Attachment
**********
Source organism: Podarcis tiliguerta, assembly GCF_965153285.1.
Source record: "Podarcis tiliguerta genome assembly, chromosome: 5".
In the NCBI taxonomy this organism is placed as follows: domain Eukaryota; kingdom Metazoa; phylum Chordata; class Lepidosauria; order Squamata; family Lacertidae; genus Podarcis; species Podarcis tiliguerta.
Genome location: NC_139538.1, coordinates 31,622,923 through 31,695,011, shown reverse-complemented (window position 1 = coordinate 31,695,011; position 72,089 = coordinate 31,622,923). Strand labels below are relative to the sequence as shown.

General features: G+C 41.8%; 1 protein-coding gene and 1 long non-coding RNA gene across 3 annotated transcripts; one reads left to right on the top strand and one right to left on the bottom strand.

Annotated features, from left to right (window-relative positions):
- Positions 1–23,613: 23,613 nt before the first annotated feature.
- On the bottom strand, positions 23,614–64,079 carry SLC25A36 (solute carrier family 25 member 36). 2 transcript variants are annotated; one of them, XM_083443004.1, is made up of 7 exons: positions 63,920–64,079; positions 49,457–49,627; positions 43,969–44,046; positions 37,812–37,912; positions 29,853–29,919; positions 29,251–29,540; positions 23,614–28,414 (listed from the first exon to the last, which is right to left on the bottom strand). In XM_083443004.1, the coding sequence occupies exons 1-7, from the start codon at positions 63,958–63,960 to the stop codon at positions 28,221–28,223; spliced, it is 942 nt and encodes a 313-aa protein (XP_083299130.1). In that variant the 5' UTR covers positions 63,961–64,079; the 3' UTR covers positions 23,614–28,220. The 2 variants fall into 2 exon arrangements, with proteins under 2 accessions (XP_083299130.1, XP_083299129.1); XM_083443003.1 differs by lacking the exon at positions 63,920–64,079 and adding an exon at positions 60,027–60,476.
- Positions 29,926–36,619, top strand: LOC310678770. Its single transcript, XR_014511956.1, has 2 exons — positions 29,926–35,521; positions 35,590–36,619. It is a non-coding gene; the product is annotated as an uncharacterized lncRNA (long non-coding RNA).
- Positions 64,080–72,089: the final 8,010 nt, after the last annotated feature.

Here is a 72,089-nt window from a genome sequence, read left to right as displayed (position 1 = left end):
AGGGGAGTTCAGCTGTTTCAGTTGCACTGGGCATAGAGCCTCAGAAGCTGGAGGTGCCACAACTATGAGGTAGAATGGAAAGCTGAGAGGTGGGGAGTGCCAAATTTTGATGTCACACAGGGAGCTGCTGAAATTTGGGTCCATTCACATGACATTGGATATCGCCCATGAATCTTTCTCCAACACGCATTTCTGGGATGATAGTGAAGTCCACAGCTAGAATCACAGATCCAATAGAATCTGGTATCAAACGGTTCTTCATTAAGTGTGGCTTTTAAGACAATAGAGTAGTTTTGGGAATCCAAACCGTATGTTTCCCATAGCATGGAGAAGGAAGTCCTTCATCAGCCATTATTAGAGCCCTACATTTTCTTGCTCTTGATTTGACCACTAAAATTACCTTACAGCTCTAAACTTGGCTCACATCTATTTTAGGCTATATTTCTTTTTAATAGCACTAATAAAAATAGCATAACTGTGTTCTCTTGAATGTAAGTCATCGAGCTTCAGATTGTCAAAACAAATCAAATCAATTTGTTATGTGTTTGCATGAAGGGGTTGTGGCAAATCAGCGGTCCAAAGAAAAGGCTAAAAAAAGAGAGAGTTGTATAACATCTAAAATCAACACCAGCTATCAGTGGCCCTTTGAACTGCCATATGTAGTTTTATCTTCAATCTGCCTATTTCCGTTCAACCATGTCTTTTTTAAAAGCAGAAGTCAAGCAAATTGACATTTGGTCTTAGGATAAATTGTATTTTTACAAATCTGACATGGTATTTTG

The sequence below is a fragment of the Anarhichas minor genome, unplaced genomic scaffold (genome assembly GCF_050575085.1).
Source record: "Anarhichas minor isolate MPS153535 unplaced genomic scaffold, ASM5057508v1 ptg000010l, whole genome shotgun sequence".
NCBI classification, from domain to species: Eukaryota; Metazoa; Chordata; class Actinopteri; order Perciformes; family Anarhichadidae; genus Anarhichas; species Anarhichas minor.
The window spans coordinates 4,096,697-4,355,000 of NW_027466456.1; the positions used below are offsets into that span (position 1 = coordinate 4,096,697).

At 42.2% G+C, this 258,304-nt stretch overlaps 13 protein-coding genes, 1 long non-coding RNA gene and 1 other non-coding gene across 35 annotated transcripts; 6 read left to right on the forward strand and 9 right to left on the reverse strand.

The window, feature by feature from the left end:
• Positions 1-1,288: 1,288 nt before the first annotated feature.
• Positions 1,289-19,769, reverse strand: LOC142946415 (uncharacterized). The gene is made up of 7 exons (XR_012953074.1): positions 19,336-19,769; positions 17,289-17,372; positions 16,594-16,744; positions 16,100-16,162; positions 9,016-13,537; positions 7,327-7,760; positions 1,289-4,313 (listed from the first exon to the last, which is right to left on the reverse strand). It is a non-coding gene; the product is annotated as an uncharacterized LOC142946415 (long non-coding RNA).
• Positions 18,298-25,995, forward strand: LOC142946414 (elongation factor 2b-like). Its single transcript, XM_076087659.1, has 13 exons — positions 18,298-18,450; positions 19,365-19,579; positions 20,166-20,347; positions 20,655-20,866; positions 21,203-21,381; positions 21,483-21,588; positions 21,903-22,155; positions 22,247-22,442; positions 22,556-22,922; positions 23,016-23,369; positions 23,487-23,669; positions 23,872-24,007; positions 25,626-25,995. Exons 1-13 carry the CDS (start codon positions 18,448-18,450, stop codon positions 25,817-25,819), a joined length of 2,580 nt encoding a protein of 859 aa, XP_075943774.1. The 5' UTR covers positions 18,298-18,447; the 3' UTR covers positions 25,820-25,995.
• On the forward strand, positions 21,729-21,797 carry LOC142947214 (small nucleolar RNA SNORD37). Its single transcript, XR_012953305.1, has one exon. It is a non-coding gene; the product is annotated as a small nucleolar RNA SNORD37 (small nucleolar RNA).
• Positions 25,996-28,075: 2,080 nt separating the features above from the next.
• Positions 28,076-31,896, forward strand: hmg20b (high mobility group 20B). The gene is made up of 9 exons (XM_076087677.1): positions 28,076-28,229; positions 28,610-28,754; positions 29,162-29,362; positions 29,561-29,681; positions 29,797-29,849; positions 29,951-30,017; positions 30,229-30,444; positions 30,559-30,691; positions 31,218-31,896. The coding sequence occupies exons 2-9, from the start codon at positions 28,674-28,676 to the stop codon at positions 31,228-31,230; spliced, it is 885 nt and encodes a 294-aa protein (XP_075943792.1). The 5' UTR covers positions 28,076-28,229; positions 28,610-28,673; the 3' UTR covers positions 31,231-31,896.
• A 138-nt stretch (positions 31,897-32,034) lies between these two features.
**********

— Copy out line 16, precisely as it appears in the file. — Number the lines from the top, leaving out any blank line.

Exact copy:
The window spans coordinates 4,096,697-4,355,000 of NW_027466456.1; the positions used below are offsets into that span (position 1 = coordinate 4,096,697).